Wednesday, September 26, 2012

Philosophy Departments are Dishonest, or at Least Have Bad Business Ethics

Many philosophy departments have a “Why Study Philosophy?” section on their home pages. Many of them argue that philosophy must do an unusually good job developing students’ intellectual skills. As evidence, they post graphs showing how philosophy majors consistently get the highest scores on the verbal and analytic part of GRE, and get the highest score among all humanities majors (and higher than most social science and many natural science majors) on the quantitative part of the GRE.

For example, see here

If you’ve taken even a semester’s worth of an empirical social science, or if you’re just a generally thoughtful person, your first reaction to such graphs should be: treatment effect or selection effect? That is, from the fact that “Students declaring an intention to go to graduate school in philosophy have the highest mean scores on the Verbal section of the GRE (mean: 589) of any major ” we cannot conclude that “Philosophy prepares students for the Graduate Record Exam.” Instead, we would need to know whether philosophy A) makes people smarter, or whether instead B) the people who study philosophy are on average smarter.

Departments make no effort to try to show that it’s A, not B. And, in light of the vast empirical on how little students develop in college–literature which most philosophers have come across–they should know better than to just assume it’s A, not B. In fact, by default, given this vast empirical literature on learning, we should presume that it’s B, not A, until shown otherwise.

So, I think philosophy departments have immoral advertising practices. They are not dishonest, but they are at the very least negligent in how they advertise. They claim philosophy delivers certain goods, but they do not have sufficient evidence that it in fact delivers these goods, and they should know that they lack sufficient evidence. Most of my philosopher colleagues would rightly condemn a pharmaceutical company if it tried to sell medicine on such flimsy evidence.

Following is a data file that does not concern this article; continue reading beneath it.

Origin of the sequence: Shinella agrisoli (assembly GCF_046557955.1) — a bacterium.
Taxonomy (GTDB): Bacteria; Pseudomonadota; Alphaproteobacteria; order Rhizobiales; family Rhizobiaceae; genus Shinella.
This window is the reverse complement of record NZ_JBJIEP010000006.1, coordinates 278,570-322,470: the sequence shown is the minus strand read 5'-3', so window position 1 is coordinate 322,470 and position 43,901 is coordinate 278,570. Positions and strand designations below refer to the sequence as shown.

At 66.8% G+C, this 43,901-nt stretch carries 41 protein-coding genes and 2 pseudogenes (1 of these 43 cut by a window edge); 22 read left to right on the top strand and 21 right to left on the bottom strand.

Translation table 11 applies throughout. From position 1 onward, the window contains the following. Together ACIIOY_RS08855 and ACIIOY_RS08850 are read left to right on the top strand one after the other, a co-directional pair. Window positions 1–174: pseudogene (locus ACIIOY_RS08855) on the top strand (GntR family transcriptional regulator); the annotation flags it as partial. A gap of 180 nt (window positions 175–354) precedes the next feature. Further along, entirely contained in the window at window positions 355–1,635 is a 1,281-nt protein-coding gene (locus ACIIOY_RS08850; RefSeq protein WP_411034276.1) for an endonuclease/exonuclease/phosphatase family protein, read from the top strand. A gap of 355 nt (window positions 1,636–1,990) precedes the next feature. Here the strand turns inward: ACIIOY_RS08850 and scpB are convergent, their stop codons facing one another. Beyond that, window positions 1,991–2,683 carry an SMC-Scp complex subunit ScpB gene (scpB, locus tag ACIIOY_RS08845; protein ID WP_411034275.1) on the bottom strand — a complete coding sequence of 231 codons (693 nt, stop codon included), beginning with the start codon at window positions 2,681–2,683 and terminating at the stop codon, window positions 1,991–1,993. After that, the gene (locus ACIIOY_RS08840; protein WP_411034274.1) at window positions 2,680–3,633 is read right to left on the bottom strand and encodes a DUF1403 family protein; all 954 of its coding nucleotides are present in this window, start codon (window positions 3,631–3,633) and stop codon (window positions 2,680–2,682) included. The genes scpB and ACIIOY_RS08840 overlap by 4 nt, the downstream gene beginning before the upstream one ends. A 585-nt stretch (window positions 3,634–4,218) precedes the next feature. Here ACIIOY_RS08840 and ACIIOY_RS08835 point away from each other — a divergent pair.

Stuck in the middle: Empowering schools

In my previous two posts (here and here), I highlighted the plight of Missouri’s education system. We are stuck in the middle in terms of academic achievement, and do not look to be improving very rapidly. Sticking with the status quo or even tinkering at the margins is unlikely to have any significant effect on improving our educational system. We need bold strategies that will allow Missouri schools to innovate and compete and Missouri students to thrive.

One of the challenges of our schools is attracting and retaining great teachers. Top-performing teachers generate learning gains almost double that of a teacher in the bottom 20 percent, equivalent to almost six months of learning (see study). Unfortunately, institutional rules and burdensome legislation make it difficult for schools to hire and retain great teachers or to remove low-performing ones. In fact, a recent study revealed schools retain teachers from the top and bottom at “strikingly similar rates.”